user1888243 - 8 months ago 43
Bash Question

Linux: What is a job, and What is its Relation to Process

I've been struggling with the concept of a job in Linux, and have read at least 30 sources to get a better understanding of jobs including this one http://unix.stackexchange.com/a/4215. But non of these really clarify the concept. However, I think I finally have formed a good understanding of the concept of a job. I want to verify that my understanding is not flawed. Here's my understand:

"When user executes a shell command, a job is created by the shell.
The job then creates one or more processes which are required to
satisfy the executed command. You can think of the job as a wrapper
that contains all the necessary processes for satisfying the user's
requested command.

The reason that shell creates a job is to enable it to manage groups
of related processes which are necessary to execute a command."

This is very easy to explain and demonstrate with the output of actual commands. First we run a command that needs to create 2 processes, and then run a command which requires to create only one process:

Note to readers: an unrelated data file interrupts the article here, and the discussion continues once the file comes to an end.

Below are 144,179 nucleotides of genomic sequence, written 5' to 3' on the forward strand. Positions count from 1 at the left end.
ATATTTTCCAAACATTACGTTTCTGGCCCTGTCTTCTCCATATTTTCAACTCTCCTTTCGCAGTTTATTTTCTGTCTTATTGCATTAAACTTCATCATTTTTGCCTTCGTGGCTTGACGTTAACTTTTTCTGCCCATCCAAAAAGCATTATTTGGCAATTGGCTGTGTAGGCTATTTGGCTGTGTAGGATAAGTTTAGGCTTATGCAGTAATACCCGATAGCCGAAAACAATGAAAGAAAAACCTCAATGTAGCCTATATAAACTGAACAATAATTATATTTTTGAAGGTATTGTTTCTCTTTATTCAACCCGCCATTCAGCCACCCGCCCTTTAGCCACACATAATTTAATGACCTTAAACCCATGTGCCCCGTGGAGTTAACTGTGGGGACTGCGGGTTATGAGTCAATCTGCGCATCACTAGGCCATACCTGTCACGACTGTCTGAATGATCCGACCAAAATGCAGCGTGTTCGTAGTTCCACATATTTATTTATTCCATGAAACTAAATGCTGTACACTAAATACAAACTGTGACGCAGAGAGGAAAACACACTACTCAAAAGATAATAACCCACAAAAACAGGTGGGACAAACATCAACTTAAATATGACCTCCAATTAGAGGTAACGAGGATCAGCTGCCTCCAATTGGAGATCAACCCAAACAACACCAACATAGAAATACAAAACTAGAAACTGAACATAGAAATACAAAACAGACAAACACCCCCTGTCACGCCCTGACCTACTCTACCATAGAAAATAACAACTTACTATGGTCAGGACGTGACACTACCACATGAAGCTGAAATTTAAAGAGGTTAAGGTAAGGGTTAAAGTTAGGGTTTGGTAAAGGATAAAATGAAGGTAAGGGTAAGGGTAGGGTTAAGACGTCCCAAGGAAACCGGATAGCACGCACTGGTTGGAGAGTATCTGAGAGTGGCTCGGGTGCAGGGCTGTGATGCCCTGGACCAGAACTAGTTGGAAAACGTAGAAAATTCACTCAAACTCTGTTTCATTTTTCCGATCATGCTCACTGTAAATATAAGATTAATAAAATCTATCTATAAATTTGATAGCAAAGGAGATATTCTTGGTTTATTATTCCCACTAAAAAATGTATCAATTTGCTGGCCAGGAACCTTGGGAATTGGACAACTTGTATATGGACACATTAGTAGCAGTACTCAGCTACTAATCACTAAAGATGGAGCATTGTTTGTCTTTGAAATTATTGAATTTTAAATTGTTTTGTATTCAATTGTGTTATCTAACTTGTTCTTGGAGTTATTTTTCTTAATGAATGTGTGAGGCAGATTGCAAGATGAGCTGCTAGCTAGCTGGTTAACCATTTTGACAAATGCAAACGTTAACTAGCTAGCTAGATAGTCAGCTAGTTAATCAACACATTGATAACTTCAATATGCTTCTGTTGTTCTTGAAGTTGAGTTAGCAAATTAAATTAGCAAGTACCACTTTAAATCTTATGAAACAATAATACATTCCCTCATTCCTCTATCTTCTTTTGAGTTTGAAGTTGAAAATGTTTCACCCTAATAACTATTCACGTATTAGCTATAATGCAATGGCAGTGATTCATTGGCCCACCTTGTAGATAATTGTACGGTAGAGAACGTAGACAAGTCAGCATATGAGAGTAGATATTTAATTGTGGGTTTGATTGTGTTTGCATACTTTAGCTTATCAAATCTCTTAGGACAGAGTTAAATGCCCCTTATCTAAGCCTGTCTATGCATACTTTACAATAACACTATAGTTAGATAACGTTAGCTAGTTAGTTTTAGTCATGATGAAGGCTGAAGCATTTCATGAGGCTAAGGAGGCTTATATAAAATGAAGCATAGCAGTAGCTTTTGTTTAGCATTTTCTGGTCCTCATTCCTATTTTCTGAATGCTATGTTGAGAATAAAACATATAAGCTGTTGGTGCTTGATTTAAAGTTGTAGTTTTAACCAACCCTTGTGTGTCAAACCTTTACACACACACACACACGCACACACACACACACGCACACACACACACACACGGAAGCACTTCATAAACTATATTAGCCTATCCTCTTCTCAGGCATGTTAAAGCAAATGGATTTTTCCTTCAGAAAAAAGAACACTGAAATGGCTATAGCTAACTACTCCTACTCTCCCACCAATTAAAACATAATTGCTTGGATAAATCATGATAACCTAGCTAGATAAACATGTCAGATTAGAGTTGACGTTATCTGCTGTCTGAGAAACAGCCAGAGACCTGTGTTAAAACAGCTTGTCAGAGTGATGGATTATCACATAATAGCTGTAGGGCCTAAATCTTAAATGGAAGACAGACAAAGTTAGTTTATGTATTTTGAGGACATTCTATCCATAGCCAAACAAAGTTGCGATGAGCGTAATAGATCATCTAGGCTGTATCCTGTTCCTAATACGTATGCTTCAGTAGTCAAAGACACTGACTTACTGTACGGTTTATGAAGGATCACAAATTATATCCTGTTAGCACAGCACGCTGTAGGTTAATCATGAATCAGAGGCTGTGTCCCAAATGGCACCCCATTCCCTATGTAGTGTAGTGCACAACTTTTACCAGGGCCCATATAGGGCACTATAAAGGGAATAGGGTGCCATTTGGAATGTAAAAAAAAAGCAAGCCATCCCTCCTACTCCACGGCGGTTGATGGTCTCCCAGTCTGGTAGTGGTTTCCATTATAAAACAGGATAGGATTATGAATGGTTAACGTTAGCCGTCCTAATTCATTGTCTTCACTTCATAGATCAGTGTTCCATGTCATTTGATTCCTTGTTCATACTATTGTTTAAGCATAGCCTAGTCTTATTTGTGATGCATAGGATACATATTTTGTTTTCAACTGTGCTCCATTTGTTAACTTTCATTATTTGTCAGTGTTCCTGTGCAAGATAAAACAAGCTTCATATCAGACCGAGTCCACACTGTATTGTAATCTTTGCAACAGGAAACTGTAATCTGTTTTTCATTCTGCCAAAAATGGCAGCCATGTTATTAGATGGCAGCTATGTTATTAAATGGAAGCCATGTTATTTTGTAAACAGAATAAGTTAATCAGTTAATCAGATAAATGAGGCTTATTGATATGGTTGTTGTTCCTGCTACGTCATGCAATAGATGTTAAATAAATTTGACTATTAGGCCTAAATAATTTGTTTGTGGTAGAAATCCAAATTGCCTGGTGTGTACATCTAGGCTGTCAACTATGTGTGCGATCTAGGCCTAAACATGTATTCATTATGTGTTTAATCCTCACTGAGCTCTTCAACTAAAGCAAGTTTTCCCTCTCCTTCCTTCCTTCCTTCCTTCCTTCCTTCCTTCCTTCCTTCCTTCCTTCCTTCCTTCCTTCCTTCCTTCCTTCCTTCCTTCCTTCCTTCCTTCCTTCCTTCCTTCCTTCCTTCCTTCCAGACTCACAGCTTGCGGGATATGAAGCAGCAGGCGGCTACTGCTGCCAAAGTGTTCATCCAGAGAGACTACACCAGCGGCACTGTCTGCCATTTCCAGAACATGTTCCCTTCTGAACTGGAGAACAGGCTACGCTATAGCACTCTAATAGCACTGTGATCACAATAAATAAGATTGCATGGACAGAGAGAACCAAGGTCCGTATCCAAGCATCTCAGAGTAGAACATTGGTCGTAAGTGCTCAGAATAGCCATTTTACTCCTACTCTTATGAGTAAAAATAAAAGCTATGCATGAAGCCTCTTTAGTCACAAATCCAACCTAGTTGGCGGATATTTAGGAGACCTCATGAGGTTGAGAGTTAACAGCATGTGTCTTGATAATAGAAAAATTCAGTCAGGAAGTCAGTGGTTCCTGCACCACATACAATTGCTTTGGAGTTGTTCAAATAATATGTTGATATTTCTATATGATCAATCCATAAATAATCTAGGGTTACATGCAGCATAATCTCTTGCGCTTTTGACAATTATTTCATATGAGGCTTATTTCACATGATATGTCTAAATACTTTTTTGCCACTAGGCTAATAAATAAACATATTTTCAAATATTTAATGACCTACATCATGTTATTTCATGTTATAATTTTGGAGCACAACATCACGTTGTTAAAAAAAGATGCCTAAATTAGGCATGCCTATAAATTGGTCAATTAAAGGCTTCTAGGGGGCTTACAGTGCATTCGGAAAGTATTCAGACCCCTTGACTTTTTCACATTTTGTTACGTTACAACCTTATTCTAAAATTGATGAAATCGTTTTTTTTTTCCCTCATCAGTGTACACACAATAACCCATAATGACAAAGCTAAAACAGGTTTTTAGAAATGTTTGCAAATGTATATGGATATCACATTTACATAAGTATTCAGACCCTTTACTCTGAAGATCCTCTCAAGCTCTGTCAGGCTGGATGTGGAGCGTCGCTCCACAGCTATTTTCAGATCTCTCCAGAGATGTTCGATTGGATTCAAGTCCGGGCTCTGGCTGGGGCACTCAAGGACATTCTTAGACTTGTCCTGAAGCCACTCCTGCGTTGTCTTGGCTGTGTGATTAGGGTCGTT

$(tail -f index.html|grep google )& [2] 4344  Now, execute the following command: $ps

PID TTY          TIME CMD
4344 pts/18   00:00:00 bash
4345 pts/18   00:00:00 tail
4346 pts/18   00:00:00 grep
4350 pts/18   00:00:00 ps


As you can see, the pid reported for the job is 4344, but the pid for the tail and grep are respectively 4345, 4346. This clearly shows that a parent process with pid of 4344 was created when you run the command, and this parent process has spawned 2 child process 4345, and 4346.

But now, execute the following command:

$tail -f index.html& [2] 5968  Now, execute the following command: $ps

PID TTY          TIME CMD
5968 pts/18   00:00:00 tail
5971 pts/18   00:00:00 ps
8319 pts/18   00:00:00 bash
25281 pts/18   00:00:00 ssh


The above examples show that the job itself is not a process and does not have a pid, but is just a wrapper around the processes which are needed to execute the command. In other words, your understanding is quite correct.